DIET BATTLE: LCHF VS KETO

The year of keto was 2018. The word ‘keto ’ trended as one of the top ten highest health terms searched on google and keto food products have been popping up almost quicker than we can try them. Gaining popularity alongside the ketogenic diet are the many different low-carb high-fat diets, otherwise known as LCHF diets. Both the Keto diet and LCHF focus on a high intake of healthy fats and a restriction on carbohydrates, but what is the difference between the two, and if you’re thinking of switching to one, which is better? In this article we’ll go through the main differences between the two and look at who each diet is more appropriate for.

keto vs lchf: the differences

The most notable difference between the ketogenic diet and LCHF diets is that the ketogenic diet has a strict limit on carbohydrates, while LCHF does not. Although two people may be sticking to the same grocery list, the person on the ketogenic diet will be monitoring their carbohydrate intake closely while someone on LCHF can eat another handful of blueberries without as much care. There is no true limit to carbs if you’re on a LCHF diet.

This limit on carbohydrates coupled with the high-fat intake is what makes the keto diet what it is. On a strict ketogenic diet, your body switches from burning glucose for fuel to burning fat for fuel. If you’re eating a low-carb diet, but not counting how many carbs, you may easily go over the carb threshold and prevent your body from entering ketosis (the state where ketones - rather than glucose - are burned for energy).

If your goal is to enter ketosis, the strict limit on carbohydrates is key to success. For example, those following a ketogenic diet can eat berries, but have to be careful about not going overboard. Although blueberries are a keto friendly food, eating too many with one meal can be enough to provide too much glucose and throw you out of ketosis. Someone eating LCHF is not trying to get into ketosis, and therefore can have an extra handful of blueberries.

It is important to note that even if you’re eating low-carb high-fat, that does not necessarily mean you’re eating keto. A ketogenic diet is always a low-carb, high-fat diet, but a low-carb, high-fat diet is not always a ketogenic diet. This is where many people may become frustrated, as they feel they’re doing everything right but not experiencing the many listed benefits of the keto diet. Ketosis is not simply a compass guiding you in a general direction, it is a metabolic state that can be literally measured, quite different from the idea of generally eating a diet consisting of low-carb and high-fat foods.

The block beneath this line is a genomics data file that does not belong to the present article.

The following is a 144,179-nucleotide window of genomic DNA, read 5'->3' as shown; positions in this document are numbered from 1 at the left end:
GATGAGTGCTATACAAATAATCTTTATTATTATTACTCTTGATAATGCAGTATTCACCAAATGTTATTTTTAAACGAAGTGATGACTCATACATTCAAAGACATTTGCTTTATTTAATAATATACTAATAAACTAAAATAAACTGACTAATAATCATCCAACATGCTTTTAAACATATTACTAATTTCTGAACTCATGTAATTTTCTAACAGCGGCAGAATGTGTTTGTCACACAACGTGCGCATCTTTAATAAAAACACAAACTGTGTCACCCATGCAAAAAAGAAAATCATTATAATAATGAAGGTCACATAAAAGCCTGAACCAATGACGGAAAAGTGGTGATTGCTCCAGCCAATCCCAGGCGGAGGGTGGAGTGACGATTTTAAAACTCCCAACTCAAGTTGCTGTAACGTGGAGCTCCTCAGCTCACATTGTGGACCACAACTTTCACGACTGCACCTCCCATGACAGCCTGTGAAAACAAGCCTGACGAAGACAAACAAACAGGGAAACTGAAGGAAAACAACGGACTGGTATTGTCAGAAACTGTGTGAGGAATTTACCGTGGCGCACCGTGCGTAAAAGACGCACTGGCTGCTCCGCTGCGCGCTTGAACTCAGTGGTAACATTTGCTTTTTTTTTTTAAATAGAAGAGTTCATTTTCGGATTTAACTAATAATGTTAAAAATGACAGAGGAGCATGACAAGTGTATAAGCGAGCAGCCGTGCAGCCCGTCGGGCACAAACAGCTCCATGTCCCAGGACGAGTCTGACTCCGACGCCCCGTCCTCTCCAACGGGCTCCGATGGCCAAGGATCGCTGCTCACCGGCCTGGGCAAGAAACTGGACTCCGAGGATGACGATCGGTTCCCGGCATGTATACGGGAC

when and for who?

Now that we’ve gone over the main differences, we’ll touch on who might consider each diet. As we’ve discussed, the ketogenic diet is a metabolic state that switches your body from burning glucose as fuel to burning fat as fuel, while LCHF is a general way of eating that involves consuming foods that are generally low-carb and high-fat. Both diets have been shown to help with weight loss, improving glycemic control and insulin sensitivity in a number of groups including those with type two diabetes.

Unfortunately, there is no easy answer to the question ‘which diet is better’. If there is one thing that can be said with certainty, it is that there is no ‘one size fits all’ when it comes to diets. Both the ketogenic and LCHF diet have therapeutic benefits, and each individual will respond differently to each diet. Some people note feeling great including more carbs no their diet, while others notice great benefit from strictly limiting carbs. If you’re someone with a condition that has been shown to benefit from either a ketogenic diet or LCHF diet, talking with either a doctor or health professional and looking into the pros and cons of each may be useful.

 As a nutritionist and keto coach, I am a proponent of the keto diet and find it can be very therapeutic, for some people. However, I do not believe it is always best or necessary, and LCHF diets can be a great option for those who do not need to abide by the strict rules of the keto diet.

References:

1. Saslow, L. R., Mason, A. E., Kim, S., Goldman, V., Ploutz-Snyder, R., Bayandorian, H., . . . Moskowitz, J. T. (2017, February 13). An Online Intervention Comparing a Very Low-Carbohydrate Ketogenic Diet and Lifestyle Recommendations Versus a Plate Method Diet in Overweight Individuals With Type 2 Diabetes: A Randomized Controlled Trial. Retrieved from https://www.ncbi.nlm.nih.gov/pubmed/28193599

2. Moreno, B., Bellido, D., Sajoux, I., Goday, A., Saavedra, D., Crujeiras, A. B., & Casanueva, F. F. (2014, December). Comparison of a very low-calorie-ketogenic diet with a standard low-calorie diet in the treatment of obesity. Retrieved from https://www.ncbi.nlm.nih.gov/pubmed/24584583

3.  Goday, A., Bellido, D., Sajoux, I., Crujeiras, A. B., Burguera, B., García-Luna, P. P., . . . Casanueva, F. F. (2016, September 19). Short-term safety, tolerability and efficacy of a very low-calorie-ketogenic diet interventional weight loss program versus hypocaloric diet in patients with type 2 diabetes mellitus. Retrieved from https://www.ncbi.nlm.nih.gov/pubmed/27643725